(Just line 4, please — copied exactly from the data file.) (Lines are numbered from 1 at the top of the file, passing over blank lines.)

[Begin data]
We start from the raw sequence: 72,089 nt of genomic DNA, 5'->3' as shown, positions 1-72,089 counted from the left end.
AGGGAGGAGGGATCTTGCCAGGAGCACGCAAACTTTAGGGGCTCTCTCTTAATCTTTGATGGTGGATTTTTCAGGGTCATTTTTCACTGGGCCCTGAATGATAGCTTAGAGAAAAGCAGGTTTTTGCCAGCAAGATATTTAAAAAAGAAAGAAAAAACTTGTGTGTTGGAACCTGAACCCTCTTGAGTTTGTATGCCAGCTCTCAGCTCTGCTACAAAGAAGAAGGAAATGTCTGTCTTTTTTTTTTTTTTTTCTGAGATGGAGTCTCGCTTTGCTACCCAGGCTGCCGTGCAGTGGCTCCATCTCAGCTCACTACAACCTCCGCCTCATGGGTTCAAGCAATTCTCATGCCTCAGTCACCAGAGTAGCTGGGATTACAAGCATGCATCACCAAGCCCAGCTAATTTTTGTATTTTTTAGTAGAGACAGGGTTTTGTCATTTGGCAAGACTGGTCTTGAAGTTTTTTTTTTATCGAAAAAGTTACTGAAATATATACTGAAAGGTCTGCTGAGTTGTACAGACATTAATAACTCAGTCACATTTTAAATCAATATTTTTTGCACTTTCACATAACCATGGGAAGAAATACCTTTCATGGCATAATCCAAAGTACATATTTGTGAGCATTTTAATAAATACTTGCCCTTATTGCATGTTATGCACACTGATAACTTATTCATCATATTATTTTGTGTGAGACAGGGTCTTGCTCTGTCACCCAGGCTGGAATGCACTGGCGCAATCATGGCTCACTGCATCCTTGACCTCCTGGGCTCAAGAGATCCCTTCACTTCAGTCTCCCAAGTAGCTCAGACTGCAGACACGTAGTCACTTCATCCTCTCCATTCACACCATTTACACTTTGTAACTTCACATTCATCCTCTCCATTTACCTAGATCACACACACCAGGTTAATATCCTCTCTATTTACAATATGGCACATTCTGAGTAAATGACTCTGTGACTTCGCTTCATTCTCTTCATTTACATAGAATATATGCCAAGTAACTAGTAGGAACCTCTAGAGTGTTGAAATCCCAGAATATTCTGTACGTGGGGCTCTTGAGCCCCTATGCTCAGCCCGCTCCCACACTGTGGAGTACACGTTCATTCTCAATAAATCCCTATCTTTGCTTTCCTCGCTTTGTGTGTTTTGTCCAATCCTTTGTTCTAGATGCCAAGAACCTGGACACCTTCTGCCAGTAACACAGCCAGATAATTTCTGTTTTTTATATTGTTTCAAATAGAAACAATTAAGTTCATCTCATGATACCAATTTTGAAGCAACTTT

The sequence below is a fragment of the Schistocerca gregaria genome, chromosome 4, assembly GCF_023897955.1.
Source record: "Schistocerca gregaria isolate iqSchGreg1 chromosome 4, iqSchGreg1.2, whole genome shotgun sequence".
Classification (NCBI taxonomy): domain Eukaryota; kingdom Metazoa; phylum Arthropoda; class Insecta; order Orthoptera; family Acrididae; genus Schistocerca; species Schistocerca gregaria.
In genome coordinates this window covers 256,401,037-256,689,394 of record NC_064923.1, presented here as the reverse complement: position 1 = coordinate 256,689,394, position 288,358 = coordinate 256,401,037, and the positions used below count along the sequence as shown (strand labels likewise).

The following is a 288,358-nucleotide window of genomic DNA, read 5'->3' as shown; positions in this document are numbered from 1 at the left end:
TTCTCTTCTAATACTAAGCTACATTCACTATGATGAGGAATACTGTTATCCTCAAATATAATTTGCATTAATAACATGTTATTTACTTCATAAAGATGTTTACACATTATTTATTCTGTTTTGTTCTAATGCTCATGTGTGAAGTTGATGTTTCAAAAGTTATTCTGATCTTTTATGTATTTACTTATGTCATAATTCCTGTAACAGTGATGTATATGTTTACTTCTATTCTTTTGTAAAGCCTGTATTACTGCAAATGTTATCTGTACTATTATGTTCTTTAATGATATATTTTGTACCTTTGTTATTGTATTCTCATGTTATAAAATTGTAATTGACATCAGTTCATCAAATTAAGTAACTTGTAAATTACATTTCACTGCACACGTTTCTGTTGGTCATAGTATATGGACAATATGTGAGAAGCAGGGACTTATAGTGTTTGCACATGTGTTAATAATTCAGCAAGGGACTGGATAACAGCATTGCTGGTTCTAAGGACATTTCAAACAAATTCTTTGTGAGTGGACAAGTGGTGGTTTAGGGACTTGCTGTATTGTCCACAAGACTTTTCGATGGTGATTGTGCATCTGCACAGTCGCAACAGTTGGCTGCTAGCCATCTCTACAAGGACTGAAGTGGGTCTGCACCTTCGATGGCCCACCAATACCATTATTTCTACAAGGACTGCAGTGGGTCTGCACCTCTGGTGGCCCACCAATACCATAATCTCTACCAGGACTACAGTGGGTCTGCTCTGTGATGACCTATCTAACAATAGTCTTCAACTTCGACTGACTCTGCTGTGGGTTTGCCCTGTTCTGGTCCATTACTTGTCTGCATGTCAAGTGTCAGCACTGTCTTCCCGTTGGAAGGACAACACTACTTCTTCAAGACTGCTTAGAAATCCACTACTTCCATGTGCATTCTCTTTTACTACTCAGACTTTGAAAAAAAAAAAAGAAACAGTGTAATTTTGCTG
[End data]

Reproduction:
Source record: "Schistocerca gregaria isolate iqSchGreg1 chromosome 4, iqSchGreg1.2, whole genome shotgun sequence".